Land management strategies and
land use within urban-suburban, agricultural and forested
landscapes can have significant impacts on local and
regional carbon, water and energy cycles, but their gross
and net effects are complex and not well understood. As a
result, a better understanding of the interactions and
feedbacks between ecological systems, human actions, and
changes in climate is needed to drive the decision making
process at local to landscape and regional scales.
We are studying the effects
of land use and land cover on carbon, water and energy
exchange with the atmosphere in current and future climates
across a gradient of urban-suburban
agricultural and forested
landscapes. The approach integrates new time-series analysis
of satellite data to discriminate land cover changes, tall
tower CO2 observations, and tower flux data and modelling of the surface-atmosphere exchange of carbon dioxide, water, and energy..
Oregon has strong gradients from
high population/high forest productivity/mesic climate in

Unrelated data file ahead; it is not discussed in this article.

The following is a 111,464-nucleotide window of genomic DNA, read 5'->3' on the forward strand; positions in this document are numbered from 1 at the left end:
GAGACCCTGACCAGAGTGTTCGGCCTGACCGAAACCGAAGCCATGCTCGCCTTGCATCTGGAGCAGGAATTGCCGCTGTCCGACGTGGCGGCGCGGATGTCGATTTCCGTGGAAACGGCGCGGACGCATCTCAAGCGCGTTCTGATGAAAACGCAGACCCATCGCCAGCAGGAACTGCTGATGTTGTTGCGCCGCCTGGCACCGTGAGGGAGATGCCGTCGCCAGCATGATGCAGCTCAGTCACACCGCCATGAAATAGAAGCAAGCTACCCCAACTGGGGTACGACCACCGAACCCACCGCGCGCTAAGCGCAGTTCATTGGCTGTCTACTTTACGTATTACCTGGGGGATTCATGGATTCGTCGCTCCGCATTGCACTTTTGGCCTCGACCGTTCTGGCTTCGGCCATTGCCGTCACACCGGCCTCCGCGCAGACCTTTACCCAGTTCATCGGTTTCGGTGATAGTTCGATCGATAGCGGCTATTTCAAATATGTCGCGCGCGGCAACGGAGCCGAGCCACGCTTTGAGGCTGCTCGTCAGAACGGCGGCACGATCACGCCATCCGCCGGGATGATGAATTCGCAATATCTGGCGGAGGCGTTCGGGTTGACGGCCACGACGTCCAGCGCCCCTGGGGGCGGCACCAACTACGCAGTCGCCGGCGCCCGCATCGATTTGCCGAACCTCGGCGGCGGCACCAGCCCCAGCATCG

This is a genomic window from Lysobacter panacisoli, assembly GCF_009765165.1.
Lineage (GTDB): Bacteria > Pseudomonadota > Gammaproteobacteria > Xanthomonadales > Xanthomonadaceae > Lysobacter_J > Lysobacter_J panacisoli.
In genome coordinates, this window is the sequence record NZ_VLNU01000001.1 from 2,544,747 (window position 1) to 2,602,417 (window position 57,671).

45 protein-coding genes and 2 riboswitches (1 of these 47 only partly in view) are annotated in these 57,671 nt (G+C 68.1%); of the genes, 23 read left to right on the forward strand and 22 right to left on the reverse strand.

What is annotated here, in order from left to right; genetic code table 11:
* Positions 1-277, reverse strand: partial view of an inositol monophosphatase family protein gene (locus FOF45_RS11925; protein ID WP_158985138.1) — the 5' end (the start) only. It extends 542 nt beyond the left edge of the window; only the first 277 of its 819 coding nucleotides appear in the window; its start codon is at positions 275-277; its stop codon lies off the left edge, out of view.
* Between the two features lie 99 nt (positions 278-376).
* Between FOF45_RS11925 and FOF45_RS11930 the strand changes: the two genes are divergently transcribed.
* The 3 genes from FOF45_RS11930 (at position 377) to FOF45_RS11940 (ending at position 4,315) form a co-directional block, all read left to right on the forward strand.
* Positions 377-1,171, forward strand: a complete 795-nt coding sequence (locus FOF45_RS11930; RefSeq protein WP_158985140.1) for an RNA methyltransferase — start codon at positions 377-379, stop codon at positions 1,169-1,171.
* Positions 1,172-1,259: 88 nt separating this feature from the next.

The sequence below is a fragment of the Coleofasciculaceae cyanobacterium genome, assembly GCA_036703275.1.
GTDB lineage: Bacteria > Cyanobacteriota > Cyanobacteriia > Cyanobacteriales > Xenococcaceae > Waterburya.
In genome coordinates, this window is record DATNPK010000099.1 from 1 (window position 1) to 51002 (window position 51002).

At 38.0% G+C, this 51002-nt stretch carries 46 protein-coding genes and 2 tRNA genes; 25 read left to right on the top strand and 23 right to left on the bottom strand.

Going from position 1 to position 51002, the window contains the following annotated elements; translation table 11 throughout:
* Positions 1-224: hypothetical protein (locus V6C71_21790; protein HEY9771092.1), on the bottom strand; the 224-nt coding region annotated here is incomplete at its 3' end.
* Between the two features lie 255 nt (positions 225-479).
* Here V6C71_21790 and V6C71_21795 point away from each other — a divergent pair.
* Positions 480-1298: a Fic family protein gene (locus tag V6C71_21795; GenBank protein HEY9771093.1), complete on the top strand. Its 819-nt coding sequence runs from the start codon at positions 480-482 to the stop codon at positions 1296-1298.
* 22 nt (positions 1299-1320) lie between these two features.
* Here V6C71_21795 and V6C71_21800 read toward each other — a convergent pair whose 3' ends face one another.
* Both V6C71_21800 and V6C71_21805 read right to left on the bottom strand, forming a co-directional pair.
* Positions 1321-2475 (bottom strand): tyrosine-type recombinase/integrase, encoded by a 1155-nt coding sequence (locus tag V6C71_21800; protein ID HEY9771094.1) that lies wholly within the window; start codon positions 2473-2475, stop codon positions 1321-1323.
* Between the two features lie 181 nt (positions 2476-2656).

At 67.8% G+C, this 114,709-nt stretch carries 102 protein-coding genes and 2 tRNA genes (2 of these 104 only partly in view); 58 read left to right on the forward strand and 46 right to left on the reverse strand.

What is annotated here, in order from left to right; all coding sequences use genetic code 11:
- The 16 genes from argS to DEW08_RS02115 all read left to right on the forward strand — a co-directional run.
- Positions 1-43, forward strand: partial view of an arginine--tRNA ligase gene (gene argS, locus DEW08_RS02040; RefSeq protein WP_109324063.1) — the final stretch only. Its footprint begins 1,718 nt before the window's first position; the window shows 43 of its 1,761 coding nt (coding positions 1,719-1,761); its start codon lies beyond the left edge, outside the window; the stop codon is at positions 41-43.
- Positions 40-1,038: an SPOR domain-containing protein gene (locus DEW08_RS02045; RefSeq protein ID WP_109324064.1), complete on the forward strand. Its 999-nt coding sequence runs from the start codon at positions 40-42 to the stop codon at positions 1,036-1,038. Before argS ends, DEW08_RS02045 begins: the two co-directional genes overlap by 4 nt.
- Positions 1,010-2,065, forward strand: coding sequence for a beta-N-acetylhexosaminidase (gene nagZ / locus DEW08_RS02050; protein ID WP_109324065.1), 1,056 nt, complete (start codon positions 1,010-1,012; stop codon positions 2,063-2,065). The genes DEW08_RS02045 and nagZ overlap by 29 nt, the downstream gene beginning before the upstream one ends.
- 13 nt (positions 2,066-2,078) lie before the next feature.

the west to low population/low productivity/arid climate in
the east, and land use is changing to reduce GHG emissions.
The study focuses on (1) the effects of conversion of
semi-arid sagebrush to irrigated bioenergy production on
carbon, water and energy cycling, and resulting heating or
cooling effects, and (2) the effects of afforestation of
idle land and rangelands deemed suitable for forests or
poplar crops on exchanges of carbon, water and energy under
future climate conditions.
Questions are: How do current land uses and cover affect
carbon dynamics, and carbon, water and energy exchanges,
including cooling/warming effects? Given possible climate
trajectories, what land-use strategies will reduce carbon
dioxide emissions while optimizing sustainability of native
vegetation, food crops and bioenergy crops?